Baku Dialogues: Reflections on Turkey’s perspectives: regional peace, security and development
Honorable Rector, my dear friend Hafiz Pashayev,
Dear professors, instructors, diplomats, guests and students,
First of all I would like to deliver my gratitude and greetings from Turkey. I am very pleased to be with you at ADA University today. Before proceeding with my speech, I want to congratulate my dear friend, Rector Pashayev. Under his leadership this beautiful campus has been established and I believe as students you will make the most of the opportunities provided here. I would also like to congratulate my dear friend, President Ilham Aliyev, and the Azerbaijani government, as I believe they have demonstrated great support for the establishment of this university.
I had the chance to walk through the Old City of Baku this morning. I already know the depths of this country’s history, and once again, I have witnessed this today. Now, in this auditorium, I see the future of Azerbaijan: I see you, and I can see the success of the investment in you. This makes me happy.
Azerbaijan and Turkey are two brotherly states. We are two parts of the same nation; we have the same roots, traditions, and feelings. We share our successes as we share our sorrows.  I have visited Azerbaijan several times previously, not just Baku, but also Sheki, Ganja, and Gabala, and I have also witnessed the development of those regions. But this time I came for a different purpose. I came at the invitation of the Nizami Ganjavi Center to deliver a speech.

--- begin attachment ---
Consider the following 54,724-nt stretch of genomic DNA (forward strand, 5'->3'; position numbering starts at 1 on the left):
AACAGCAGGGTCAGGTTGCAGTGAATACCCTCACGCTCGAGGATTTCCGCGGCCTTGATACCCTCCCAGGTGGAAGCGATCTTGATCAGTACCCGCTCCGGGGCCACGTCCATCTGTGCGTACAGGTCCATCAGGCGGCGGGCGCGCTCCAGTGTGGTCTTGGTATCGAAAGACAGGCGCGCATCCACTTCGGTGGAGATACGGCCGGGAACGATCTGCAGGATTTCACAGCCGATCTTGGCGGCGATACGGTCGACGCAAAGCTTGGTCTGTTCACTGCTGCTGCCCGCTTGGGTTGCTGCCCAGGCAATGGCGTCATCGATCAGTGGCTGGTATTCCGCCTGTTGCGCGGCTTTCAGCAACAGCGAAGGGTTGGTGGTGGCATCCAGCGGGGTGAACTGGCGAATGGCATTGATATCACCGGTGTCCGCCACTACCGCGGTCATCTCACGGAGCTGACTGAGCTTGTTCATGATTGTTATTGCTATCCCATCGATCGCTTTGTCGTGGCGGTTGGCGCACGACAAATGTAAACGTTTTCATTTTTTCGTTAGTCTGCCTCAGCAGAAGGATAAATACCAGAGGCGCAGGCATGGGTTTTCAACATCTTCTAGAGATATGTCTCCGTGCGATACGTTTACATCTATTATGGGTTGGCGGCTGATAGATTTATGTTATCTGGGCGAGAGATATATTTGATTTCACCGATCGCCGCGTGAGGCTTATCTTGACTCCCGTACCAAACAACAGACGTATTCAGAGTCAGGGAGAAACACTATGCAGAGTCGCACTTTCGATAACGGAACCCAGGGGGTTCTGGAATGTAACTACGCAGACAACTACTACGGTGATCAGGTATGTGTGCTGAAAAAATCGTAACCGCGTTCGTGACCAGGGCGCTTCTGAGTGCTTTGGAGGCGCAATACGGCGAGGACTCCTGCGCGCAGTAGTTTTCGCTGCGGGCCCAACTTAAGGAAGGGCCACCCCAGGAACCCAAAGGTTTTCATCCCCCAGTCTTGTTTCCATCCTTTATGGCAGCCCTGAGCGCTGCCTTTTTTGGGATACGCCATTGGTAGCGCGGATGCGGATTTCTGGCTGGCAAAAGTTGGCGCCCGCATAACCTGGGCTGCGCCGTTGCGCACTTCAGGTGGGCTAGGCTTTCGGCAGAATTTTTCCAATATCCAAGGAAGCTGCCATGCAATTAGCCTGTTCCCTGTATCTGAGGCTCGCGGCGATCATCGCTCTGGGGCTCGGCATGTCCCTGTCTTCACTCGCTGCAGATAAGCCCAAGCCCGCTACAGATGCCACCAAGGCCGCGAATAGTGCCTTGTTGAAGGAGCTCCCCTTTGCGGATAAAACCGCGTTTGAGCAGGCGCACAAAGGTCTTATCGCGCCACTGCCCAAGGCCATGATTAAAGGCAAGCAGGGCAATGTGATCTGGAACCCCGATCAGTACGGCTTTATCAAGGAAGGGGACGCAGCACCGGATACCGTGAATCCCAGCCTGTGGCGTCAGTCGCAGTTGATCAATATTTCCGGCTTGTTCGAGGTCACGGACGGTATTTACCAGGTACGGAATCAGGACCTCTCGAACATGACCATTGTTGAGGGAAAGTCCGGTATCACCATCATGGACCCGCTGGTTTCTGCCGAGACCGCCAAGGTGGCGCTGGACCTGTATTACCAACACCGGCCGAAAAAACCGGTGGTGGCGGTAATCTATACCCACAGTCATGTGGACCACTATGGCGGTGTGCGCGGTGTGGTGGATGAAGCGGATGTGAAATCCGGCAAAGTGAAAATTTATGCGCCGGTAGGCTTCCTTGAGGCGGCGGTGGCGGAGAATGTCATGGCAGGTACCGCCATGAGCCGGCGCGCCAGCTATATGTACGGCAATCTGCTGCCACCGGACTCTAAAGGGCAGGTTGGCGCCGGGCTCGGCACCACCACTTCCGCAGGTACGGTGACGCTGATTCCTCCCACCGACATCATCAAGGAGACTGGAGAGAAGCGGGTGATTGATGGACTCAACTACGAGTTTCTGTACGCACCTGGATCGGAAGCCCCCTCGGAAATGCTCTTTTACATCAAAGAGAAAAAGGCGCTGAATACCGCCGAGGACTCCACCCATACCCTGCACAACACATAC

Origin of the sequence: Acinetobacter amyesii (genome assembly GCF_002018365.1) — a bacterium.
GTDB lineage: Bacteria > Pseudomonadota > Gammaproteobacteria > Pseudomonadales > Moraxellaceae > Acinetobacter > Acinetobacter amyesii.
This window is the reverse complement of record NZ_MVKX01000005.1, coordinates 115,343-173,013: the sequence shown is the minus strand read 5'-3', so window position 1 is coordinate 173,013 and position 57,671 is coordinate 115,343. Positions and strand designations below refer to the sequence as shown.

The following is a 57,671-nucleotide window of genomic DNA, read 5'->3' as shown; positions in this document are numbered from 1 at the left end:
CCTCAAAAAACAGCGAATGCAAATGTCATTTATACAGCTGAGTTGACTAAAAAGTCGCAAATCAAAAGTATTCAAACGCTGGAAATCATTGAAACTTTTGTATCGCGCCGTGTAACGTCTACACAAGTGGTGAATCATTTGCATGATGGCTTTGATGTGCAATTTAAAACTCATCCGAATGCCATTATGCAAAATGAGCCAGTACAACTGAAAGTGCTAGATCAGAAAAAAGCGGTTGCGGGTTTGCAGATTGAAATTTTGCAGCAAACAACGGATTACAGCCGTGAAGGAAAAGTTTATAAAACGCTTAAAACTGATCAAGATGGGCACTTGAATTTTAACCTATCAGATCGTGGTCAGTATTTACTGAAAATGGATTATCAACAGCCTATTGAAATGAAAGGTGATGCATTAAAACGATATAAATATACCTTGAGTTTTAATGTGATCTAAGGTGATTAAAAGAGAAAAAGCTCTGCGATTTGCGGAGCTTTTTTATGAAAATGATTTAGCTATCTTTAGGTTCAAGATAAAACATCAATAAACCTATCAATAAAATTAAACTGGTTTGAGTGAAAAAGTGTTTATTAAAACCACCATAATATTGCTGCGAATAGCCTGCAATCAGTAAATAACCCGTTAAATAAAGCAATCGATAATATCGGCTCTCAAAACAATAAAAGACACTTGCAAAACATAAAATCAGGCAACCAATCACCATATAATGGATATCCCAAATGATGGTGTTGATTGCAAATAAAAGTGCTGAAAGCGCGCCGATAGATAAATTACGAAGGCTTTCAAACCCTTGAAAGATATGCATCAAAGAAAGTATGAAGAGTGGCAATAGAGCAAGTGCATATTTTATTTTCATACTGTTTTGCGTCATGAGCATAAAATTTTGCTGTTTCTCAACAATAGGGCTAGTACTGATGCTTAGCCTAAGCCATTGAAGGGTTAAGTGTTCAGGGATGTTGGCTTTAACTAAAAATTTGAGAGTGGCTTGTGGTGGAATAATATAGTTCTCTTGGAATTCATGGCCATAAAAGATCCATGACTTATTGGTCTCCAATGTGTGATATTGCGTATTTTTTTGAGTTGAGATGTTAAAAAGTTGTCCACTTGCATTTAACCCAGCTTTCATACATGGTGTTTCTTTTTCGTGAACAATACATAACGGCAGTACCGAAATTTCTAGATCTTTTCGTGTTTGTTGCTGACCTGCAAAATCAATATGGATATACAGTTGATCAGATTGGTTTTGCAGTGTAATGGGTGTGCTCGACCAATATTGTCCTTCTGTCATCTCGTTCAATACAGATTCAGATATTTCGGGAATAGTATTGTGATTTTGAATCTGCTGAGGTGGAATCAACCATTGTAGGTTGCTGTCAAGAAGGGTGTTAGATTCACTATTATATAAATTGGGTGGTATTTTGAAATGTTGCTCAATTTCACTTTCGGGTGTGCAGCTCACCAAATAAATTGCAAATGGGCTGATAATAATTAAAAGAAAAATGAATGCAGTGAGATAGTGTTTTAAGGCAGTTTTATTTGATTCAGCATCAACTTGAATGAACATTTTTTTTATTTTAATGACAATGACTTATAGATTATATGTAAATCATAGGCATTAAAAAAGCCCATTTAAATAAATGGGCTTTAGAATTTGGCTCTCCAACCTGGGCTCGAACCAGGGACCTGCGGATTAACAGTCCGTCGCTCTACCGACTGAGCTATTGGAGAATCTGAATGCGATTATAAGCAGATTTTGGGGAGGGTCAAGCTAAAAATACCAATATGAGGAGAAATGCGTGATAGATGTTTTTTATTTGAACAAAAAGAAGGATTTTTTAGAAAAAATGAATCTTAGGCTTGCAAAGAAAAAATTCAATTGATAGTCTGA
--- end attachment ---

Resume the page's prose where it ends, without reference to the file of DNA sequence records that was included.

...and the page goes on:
I would like thank Rector Pashayev and the University Senate for awarding me this diploma and for welcoming me to your faculty. Back in the 1980s, I was a faculty member, but I left to join politics. Now, after serving as a head of the state for seven years, I passed that post to my dear friend, and now I am serving my country in different fields.
Universities are always important to a country’s future. When we say universities, we are talking about universal investment. A country may have different resources - for example, Azerbaijan has natural resources - but everything starts with universal investment and human capital. Universal investment means highly educated, knowledgeable people. Universities are the places that shape the future of the country, and I see investments in universities as a priority. I often visit universities and talk to students, in Turkey and elsewhere. I am pleased to deliver a speech at one of Azerbaijan’s most prestigious universities today. It is also important to note that the economic, political and educational progress of our countries is the main driver of development.